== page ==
Have you ever shopped for something online, compared prices, and read reviews until you knew you were making the right decision?
That's similar to what businesses do when they need to purchase something as well, except it's a slightly more formal process.
In the business world, the process includes having vendors or companies submit RFPs (request for proposal) or RFQs (request for quote) so you can compare their products and services.
These documents help businesses decide which vendor they want to buy from. It's similar to when we, as consumers, shop online and look at prices and reviews to compare, say, new phones.
Below, we'll discuss everything you need to know about RFQs -- from what they are, to how to write one, to how it's different from an RFP.
An RFQ (request for quote) is a document that details pricing options for a highly-specific service or product. In business, an RFQ is used during the procurement process. RFQs are sometimes sent independently, or sometimes in tandem with an RFP document. Companies might use RFQs when they know exactly what they want and don't need details on the product or service.
In an RFQ, you'll find a vendor's costs, payment terms, and product specs or details. Most businesses use an RFQ when they know exactly what they're looking for, the budget they want to spend, and are ready to make a purchase.
If you know what type of features you want to see, you plan to choose a vendor based on price, and you don't need a service plan or supported contract, an RFQ might be right for you. When you have a bunch of RFQs, you can properly evaluate all the solutions based on price, quickly.
Now, what's the difference between an RFQ and an RFP?
RFQ vs. RFP
While an RFQ is a request for quote, an RFP is a request for proposal. The main difference is the purpose. An RFQ is sent when you know exactly what product/service you want, and you really only need to know the price. An RFP is sent when it's more complicated and you want to evaluate many factors besides price before making a decision.
While an RFP gives more detailed information on the service itself, an RFQ mainly answers how much it costs. An RFQ implies this is a simple, on-demand purchase as opposed to a longer term project that will have a longer buying process.
So, now you might be wondering what this looks like in action. Let's review below.
Choose and Close
As a company, if you want to use an RFQ, you first need to decide if you want to open the bidding to any vendor, or choose a select group of vendors.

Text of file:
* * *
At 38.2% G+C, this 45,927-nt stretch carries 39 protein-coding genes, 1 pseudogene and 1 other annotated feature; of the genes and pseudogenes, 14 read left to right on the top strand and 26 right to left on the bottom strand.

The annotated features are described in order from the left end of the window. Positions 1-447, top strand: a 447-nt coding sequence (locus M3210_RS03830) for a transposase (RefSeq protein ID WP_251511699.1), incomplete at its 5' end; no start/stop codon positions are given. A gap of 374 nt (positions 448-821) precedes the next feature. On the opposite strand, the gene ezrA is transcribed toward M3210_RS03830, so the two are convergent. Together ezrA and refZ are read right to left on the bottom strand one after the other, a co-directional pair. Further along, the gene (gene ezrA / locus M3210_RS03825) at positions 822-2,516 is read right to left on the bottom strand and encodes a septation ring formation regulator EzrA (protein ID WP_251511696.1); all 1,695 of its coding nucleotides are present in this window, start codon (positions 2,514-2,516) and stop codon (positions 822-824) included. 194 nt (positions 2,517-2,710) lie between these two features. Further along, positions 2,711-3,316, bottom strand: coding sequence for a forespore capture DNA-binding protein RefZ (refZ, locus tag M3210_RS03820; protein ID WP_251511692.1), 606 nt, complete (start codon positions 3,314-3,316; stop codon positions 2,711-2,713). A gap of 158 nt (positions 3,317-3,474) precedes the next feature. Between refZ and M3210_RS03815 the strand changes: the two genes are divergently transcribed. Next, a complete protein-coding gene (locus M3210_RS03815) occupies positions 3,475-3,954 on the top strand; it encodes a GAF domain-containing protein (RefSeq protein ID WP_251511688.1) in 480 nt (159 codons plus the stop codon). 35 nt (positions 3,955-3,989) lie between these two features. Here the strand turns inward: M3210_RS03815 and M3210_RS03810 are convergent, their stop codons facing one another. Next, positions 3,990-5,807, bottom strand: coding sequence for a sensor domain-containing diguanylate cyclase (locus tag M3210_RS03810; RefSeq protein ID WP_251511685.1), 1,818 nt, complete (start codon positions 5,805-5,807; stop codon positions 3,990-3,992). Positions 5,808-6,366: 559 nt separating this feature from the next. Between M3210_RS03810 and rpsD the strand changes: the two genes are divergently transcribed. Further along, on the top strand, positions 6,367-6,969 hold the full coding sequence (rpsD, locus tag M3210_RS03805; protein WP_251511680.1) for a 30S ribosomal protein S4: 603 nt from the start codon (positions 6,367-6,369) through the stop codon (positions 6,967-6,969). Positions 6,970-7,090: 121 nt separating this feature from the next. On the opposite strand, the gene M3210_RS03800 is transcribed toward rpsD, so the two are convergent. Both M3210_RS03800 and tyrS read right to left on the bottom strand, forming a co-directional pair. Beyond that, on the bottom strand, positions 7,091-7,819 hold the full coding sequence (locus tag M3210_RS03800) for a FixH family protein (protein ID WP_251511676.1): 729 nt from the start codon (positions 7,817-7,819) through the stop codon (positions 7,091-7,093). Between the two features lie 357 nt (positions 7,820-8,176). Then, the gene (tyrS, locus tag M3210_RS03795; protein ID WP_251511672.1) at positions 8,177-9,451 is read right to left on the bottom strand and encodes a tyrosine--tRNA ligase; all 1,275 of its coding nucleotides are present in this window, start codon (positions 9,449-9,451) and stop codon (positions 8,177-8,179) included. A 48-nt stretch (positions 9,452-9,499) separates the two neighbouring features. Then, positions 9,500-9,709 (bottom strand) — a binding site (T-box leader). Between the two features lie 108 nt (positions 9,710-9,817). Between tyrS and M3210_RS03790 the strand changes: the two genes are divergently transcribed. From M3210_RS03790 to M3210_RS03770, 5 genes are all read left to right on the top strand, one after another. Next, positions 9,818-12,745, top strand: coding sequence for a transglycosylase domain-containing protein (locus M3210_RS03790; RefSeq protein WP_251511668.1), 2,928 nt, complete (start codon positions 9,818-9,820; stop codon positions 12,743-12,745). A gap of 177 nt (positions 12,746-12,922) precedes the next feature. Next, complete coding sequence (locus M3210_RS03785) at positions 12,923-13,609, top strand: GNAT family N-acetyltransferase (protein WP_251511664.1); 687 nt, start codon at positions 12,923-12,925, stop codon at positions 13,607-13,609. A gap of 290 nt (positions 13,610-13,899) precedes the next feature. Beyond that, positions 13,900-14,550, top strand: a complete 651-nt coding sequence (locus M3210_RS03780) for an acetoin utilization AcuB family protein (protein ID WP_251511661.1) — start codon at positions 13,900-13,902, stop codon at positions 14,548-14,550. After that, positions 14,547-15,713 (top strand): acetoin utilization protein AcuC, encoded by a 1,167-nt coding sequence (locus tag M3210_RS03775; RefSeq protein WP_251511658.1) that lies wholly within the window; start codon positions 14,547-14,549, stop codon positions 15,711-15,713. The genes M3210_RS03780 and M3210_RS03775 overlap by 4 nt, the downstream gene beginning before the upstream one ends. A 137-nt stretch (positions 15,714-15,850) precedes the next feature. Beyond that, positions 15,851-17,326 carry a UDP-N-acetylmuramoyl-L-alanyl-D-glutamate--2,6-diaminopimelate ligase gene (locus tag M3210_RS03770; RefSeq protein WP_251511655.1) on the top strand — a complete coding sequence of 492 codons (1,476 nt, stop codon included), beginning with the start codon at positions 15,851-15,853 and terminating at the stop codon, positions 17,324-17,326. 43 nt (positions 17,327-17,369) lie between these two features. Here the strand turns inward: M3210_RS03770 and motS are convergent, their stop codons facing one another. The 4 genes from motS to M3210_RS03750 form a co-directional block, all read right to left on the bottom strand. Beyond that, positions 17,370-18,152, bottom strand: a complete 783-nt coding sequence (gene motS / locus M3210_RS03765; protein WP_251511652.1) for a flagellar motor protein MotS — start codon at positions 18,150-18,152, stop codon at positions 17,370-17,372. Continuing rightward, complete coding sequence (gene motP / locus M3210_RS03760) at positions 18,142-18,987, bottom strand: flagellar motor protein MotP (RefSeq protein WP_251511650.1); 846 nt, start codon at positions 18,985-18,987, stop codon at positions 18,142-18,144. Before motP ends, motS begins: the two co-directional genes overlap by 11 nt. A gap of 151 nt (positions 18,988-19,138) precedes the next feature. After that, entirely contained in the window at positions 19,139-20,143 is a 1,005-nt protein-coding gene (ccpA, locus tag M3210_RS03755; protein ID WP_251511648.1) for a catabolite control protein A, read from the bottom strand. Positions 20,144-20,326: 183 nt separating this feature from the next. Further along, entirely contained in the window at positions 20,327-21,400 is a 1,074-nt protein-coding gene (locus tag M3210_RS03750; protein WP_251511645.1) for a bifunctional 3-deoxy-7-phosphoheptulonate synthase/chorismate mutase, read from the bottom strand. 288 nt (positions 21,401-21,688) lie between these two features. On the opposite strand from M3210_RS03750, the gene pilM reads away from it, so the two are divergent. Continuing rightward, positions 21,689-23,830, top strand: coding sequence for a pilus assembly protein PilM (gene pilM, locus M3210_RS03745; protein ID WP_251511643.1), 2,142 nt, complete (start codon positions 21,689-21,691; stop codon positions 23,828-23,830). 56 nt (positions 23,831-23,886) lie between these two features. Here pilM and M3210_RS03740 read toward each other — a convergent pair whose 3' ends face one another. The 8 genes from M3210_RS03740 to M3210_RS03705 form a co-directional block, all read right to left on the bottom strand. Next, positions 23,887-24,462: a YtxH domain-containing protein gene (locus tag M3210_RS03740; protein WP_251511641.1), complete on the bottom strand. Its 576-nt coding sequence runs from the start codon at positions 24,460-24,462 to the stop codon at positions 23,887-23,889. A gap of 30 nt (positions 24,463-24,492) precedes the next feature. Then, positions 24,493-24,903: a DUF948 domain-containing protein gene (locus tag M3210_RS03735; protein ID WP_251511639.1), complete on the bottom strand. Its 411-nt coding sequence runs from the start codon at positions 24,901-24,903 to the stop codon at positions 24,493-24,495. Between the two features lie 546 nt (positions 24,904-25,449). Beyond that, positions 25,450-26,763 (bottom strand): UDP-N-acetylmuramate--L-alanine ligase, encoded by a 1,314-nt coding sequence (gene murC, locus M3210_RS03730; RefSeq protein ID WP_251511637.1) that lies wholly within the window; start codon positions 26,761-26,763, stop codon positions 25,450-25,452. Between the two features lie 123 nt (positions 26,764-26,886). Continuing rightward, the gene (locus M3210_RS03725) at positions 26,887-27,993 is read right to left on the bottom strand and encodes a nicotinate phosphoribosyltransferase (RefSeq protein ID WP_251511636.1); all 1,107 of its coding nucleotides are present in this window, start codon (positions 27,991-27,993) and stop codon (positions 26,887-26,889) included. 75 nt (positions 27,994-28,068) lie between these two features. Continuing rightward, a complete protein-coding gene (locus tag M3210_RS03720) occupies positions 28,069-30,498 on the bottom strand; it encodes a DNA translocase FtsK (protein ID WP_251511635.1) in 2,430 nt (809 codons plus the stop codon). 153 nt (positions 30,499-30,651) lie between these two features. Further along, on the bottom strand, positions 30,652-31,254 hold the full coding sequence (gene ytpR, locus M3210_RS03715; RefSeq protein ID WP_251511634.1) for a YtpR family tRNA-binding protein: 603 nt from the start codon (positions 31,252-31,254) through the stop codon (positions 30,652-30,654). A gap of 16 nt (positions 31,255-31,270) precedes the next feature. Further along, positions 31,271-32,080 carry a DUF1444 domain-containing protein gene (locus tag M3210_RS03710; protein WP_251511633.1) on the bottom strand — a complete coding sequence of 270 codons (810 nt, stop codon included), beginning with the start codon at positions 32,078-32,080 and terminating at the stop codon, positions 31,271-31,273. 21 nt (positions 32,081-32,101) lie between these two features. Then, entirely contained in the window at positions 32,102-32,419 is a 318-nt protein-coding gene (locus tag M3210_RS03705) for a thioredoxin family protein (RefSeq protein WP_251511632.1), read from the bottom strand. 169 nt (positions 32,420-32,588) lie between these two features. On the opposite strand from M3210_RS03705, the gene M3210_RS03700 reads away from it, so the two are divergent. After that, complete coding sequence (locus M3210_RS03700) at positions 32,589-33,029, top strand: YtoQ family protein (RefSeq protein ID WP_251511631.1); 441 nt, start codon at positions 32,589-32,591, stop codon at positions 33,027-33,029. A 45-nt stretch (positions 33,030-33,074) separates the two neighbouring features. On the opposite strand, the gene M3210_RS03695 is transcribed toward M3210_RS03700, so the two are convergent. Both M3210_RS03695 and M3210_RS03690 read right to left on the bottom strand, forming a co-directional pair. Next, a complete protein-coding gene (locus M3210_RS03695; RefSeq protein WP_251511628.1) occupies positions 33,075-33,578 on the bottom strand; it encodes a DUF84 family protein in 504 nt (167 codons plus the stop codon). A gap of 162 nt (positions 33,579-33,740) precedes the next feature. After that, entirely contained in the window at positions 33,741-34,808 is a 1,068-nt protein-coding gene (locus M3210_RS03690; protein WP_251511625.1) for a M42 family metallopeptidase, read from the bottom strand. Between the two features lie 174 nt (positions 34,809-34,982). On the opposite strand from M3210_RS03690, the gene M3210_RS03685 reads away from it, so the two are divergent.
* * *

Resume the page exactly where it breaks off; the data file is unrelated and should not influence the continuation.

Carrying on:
If you're going to send RFQs to several vendors, you need to decide which vendors you want to send the RFQ template to. You might make this decision based on reputation or people you've worked with before.
If you want the bid to be open to all vendors, you can use a procurement software to simplify this process -- this will post the RFQ document on your website, allow vendors to upload, ask questions, etc. Plus, this will keep all the RFQs in one place, easy to review, and contact all the vendors that you say no to (more on this later).
Then, you need to create the RFQ document (see template below). This should detail a list of requirements, including a list of products (features required), quantity or duration, date of delivery, and payment terms. If you don't use a standard template, then companies might give you different information and you can't compare apples to apples.
Also, ideally you've included an introduction to your company, what you need, the deadline to submit, and how to submit. Introducing the problem you're trying to solve will make it easier for sellers to recognize if this is a good fit.
As a vendor, when it comes time to fill out an RFQ, you need to look at the template that was sent to you, and start gathering all the information. How much will those products cost? Is it in the right currency? Did you include your contact information? As a vendor, your work is now done, unless you're chosen of course.
Now that you've sent your RFQ documents to your list of vendors, it's time to wait until the deadline. When you start receiving the RFQs back, you can review them. Which company gave you the best price? Which company can provide all the products/services you need?
This process will be easier if you used a standard template and asked everyone for the same information. If this was thought out, and you included all the details you need in the template, then this process should be quick.
3. Choose and Close
Once you decide, you can either email everyone the decision, or use the software mentioned above to send out notifications and alert vendors who submitted an RFQ.
It's best practice to wait to alert the vendors that didn't get chosen until the one you did choose signs the contract and the deal is closed.
When you let vendors know they weren't chosen, thank them for their time. It's important that when you choose a vendor, you aren't burning bridges with the other vendors because you might need to use them in the future.
Below is a list of information that you might ask for in an RFQ. You can separate the document into buyer information, seller information, and review and evaluation.
Product Details and Goals
Contact Information - name, title, phone, email of the point person
Product Details -- name and specs
Review and Evaluation
Terms and Conditions
Submission Requirements and Instructions
If your company is deciding between multiple vendors, you know what you want, and it basically comes down to price, an RFQ might be the way to go.
Originally published Mar 5, 2021 7:00:00 AM, updated March 05 2021